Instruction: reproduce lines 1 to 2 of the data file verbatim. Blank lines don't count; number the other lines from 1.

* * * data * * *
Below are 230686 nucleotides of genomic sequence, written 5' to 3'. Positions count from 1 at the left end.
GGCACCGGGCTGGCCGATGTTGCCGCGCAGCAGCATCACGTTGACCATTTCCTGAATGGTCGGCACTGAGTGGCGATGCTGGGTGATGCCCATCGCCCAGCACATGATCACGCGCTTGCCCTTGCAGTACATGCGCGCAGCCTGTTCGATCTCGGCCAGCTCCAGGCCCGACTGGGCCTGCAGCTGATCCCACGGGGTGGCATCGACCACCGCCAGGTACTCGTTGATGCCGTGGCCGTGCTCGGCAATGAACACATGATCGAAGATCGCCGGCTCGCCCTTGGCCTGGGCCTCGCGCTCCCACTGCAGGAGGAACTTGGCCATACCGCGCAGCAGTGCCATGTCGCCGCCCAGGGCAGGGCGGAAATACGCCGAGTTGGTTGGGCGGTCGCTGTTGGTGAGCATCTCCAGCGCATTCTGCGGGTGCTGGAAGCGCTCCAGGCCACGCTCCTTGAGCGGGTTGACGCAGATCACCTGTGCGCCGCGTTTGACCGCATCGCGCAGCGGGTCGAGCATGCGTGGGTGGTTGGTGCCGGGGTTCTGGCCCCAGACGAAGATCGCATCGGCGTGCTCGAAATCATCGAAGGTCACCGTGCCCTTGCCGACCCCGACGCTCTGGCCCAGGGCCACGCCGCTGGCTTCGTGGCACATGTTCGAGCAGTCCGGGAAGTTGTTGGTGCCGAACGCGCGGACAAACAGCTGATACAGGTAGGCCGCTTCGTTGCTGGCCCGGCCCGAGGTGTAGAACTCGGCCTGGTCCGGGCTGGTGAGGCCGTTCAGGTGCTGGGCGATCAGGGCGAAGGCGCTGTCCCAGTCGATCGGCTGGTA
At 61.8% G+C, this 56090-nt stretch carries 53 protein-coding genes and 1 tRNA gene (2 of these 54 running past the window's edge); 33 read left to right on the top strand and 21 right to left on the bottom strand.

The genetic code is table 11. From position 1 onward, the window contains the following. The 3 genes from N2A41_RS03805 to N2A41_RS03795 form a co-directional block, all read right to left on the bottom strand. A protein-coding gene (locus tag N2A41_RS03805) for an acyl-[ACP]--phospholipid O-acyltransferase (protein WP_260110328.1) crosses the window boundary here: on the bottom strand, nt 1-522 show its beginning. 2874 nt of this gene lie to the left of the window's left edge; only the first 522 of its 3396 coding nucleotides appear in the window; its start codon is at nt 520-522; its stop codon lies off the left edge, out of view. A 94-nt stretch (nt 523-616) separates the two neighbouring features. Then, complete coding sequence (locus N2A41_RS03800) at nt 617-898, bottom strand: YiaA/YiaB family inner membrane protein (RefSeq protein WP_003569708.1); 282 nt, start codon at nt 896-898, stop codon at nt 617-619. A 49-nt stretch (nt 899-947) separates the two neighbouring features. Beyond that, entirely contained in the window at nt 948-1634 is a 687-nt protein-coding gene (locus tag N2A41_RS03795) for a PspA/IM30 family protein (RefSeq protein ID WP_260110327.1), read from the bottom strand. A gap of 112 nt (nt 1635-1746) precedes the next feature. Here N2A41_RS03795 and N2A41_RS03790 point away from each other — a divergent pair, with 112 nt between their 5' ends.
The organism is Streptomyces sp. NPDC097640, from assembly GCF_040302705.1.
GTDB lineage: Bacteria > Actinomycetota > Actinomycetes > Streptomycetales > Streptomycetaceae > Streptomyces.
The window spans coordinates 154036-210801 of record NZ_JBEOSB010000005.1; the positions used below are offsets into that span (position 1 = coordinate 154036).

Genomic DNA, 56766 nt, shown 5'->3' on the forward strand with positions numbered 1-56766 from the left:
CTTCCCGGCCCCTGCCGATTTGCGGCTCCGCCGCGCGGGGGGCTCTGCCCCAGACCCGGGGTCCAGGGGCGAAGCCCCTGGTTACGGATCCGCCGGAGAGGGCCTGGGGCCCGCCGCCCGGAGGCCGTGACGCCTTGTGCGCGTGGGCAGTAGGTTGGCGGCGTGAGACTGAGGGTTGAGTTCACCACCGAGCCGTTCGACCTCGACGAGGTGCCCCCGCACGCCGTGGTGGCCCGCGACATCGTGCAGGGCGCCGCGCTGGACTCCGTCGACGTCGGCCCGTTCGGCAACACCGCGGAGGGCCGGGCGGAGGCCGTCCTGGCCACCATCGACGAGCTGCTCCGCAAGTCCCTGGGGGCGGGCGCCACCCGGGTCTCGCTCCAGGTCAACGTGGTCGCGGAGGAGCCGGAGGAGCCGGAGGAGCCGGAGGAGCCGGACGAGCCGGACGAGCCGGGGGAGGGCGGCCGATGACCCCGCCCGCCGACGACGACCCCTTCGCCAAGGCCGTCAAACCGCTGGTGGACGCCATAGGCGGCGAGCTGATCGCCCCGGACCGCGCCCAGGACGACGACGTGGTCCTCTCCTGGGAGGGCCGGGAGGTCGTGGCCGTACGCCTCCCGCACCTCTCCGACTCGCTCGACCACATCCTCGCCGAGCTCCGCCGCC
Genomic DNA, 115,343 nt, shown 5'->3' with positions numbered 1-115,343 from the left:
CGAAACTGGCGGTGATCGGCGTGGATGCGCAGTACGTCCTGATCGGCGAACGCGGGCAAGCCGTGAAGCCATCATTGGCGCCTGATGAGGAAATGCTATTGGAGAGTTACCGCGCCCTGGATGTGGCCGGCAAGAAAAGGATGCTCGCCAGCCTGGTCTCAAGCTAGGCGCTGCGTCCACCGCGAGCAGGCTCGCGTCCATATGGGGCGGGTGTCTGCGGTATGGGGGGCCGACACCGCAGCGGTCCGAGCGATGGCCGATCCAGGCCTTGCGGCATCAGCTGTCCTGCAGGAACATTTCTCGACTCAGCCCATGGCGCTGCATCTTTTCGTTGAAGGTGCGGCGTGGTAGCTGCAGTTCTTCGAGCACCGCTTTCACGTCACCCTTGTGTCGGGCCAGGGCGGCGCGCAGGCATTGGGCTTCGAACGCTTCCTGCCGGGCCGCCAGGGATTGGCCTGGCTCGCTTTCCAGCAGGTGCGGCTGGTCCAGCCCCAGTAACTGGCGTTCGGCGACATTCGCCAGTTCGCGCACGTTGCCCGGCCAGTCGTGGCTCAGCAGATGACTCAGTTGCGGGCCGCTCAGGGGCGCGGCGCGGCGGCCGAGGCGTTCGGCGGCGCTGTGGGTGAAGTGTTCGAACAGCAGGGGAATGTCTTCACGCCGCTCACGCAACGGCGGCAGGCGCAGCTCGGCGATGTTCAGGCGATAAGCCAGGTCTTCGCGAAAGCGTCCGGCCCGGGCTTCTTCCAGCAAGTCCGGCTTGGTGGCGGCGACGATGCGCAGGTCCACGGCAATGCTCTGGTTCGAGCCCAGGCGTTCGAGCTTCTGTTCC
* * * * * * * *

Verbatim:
Below are 230686 nucleotides of genomic sequence, written 5' to 3'. Positions count from 1 at the left end.
GGCACCGGGCTGGCCGATGTTGCCGCGCAGCAGCATCACGTTGACCATTTCCTGAATGGTCGGCACTGAGTGGCGATGCTGGGTGATGCCCATCGCCCAGCACATGATCACGCGCTTGCCCTTGCAGTACATGCGCGCAGCCTGTTCGATCTCGGCCAGCTCCAGGCCCGACTGGGCCTGCAGCTGATCCCACGGGGTGGCATCGACCACCGCCAGGTACTCGTTGATGCCGTGGCCGTGCTCGGCAATGAACACATGATCGAAGATCGCCGGCTCGCCCTTGGCCTGGGCCTCGCGCTCCCACTGCAGGAGGAACTTGGCCATACCGCGCAGCAGTGCCATGTCGCCGCCCAGGGCAGGGCGGAAATACGCCGAGTTGGTTGGGCGGTCGCTGTTGGTGAGCATCTCCAGCGCATTCTGCGGGTGCTGGAAGCGCTCCAGGCCACGCTCCTTGAGCGGGTTGACGCAGATCACCTGTGCGCCGCGTTTGACCGCATCGCGCAGCGGGTCGAGCATGCGTGGGTGGTTGGTGCCGGGGTTCTGGCCCCAGACGAAGATCGCATCGGCGTGCTCGAAATCATCGAAGGTCACCGTGCCCTTGCCGACCCCGACGCTCTGGCCCAGGGCCACGCCGCTGGCTTCGTGGCACATGTTCGAGCAGTCCGGGAAGTTGTTGGTGCCGAACGCGCGGACAAACAGCTGATACAGGTAGGCCGCTTCGTTGCTGGCCCGGCCCGAGGTGTAGAACTCGGCCTGGTCCGGGCTGGTGAGGCCGTTCAGGTGCTGGGCGATCAGGGCGAAGGCGCTGTCCCAGTCGATCGGCTGGTA